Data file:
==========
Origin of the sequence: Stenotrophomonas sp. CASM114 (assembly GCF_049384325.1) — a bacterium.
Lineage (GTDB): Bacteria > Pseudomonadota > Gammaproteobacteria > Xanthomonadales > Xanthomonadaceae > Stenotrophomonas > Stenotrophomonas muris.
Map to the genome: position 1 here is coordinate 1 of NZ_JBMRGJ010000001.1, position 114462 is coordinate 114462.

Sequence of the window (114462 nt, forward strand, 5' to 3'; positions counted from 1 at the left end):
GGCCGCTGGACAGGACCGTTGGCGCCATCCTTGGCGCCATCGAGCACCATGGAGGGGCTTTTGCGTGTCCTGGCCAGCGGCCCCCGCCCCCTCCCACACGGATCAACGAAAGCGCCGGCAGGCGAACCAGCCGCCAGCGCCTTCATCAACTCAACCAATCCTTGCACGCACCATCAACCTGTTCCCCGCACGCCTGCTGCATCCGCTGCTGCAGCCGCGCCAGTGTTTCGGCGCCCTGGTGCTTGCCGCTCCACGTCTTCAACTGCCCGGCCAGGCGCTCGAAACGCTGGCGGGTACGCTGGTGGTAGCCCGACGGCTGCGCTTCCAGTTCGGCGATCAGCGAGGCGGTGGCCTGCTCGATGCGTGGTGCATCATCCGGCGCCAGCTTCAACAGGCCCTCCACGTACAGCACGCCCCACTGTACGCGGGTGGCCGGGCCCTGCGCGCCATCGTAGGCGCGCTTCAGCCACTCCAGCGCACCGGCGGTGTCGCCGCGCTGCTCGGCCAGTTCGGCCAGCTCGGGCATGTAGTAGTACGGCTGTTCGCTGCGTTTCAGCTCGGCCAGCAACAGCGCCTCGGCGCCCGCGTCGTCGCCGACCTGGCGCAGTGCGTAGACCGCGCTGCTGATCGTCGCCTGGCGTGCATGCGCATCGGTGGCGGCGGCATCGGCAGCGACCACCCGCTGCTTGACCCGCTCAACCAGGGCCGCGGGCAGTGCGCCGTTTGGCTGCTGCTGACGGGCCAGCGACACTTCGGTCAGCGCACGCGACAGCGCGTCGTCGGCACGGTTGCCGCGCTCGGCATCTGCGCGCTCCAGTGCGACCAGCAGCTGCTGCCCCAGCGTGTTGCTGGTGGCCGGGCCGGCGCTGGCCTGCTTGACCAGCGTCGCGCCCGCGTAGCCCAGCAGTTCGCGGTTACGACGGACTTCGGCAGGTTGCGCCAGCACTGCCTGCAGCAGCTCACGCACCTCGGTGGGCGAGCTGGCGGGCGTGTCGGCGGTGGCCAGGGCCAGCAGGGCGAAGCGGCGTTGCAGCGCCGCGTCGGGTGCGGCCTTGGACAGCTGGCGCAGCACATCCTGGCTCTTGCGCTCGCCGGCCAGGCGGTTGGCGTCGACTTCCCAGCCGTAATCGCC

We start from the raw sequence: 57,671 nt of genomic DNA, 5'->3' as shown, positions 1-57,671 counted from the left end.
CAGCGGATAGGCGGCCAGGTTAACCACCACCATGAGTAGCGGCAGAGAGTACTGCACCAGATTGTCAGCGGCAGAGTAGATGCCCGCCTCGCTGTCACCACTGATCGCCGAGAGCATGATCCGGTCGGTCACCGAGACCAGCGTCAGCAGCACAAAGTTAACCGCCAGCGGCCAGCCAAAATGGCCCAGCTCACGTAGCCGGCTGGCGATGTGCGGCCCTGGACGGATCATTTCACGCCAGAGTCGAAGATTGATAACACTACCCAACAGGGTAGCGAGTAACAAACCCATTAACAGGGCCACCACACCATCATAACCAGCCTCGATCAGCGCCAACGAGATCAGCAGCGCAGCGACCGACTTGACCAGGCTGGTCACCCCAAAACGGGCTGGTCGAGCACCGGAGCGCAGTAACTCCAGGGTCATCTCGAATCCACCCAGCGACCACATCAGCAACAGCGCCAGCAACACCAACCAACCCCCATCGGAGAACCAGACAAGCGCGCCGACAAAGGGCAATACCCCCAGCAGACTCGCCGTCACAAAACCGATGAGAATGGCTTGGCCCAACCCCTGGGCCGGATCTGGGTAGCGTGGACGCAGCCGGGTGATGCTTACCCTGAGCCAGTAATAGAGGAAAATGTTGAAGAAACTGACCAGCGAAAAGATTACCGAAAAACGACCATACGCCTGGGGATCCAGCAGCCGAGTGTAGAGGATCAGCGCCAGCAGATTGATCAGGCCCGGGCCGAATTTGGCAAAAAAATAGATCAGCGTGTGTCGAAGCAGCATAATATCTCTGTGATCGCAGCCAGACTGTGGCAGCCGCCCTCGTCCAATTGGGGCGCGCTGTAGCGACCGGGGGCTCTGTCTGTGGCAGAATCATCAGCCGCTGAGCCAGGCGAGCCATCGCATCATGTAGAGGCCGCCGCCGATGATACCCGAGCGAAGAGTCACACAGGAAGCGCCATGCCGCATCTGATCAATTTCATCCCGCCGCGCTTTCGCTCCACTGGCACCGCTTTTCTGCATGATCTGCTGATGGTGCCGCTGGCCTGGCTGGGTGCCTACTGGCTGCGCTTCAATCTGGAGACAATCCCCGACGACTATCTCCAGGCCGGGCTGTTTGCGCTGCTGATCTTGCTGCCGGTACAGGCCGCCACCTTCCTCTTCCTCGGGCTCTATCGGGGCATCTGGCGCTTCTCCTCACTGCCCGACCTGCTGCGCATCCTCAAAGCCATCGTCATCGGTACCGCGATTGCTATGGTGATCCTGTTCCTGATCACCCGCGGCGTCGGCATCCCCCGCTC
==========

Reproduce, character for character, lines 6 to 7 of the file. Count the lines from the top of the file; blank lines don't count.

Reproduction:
We start from the raw sequence: 57,671 nt of genomic DNA, 5'->3' as shown, positions 1-57,671 counted from the left end.
CAGCGGATAGGCGGCCAGGTTAACCACCACCATGAGTAGCGGCAGAGAGTACTGCACCAGATTGTCAGCGGCAGAGTAGATGCCCGCCTCGCTGTCACCACTGATCGCCGAGAGCATGATCCGGTCGGTCACCGAGACCAGCGTCAGCAGCACAAAGTTAACCGCCAGCGGCCAGCCAAAATGGCCCAGCTCACGTAGCCGGCTGGCGATGTGCGGCCCTGGACGGATCATTTCACGCCAGAGTCGAAGATTGATAACACTACCCAACAGGGTAGCGAGTAACAAACCCATTAACAGGGCCACCACACCATCATAACCAGCCTCGATCAGCGCCAACGAGATCAGCAGCGCAGCGACCGACTTGACCAGGCTGGTCACCCCAAAACGGGCTGGTCGAGCACCGGAGCGCAGTAACTCCAGGGTCATCTCGAATCCACCCAGCGACCACATCAGCAACAGCGCCAGCAACACCAACCAACCCCCATCGGAGAACCAGACAAGCGCGCCGACAAAGGGCAATACCCCCAGCAGACTCGCCGTCACAAAACCGATGAGAATGGCTTGGCCCAACCCCTGGGCCGGATCTGGGTAGCGTGGACGCAGCCGGGTGATGCTTACCCTGAGCCAGTAATAGAGGAAAATGTTGAAGAAACTGACCAGCGAAAAGATTACCGAAAAACGACCATACGCCTGGGGATCCAGCAGCCGAGTGTAGAGGATCAGCGCCAGCAGATTGATCAGGCCCGGGCCGAATTTGGCAAAAAAATAGATCAGCGTGTGTCGAAGCAGCATAATATCTCTGTGATCGCAGCCAGACTGTGGCAGCCGCCCTCGTCCAATTGGGGCGCGCTGTAGCGACCGGGGGCTCTGTCTGTGGCAGAATCATCAGCCGCTGAGCCAGGCGAGCCATCGCATCATGTAGAGGCCGCCGCCGATGATACCCGAGCGAAGAGTCACACAGGAAGCGCCATGCCGCATCTGATCAATTTCATCCCGCCGCGCTTTCGCTCCACTGGCACCGCTTTTCTGCATGATCTGCTGATGGTGCCGCTGGCCTGGCTGGGTGCCTACTGGCTGCGCTTCAATCTGGAGACAATCCCCGACGACTATCTCCAGGCCGGGCTGTTTGCGCTGCTGATCTTGCTGCCGGTACAGGCCGCCACCTTCCTCTTCCTCGGGCTCTATCGGGGCATCTGGCGCTTCTCCTCACTGCCCGACCTGCTGCGCATCCTCAAAGCCATCGTCATCGGTACCGCGATTGCTATGGTGATCCTGTTCCTGATCACCCGCGGCGTCGGCATCCCCCGCTC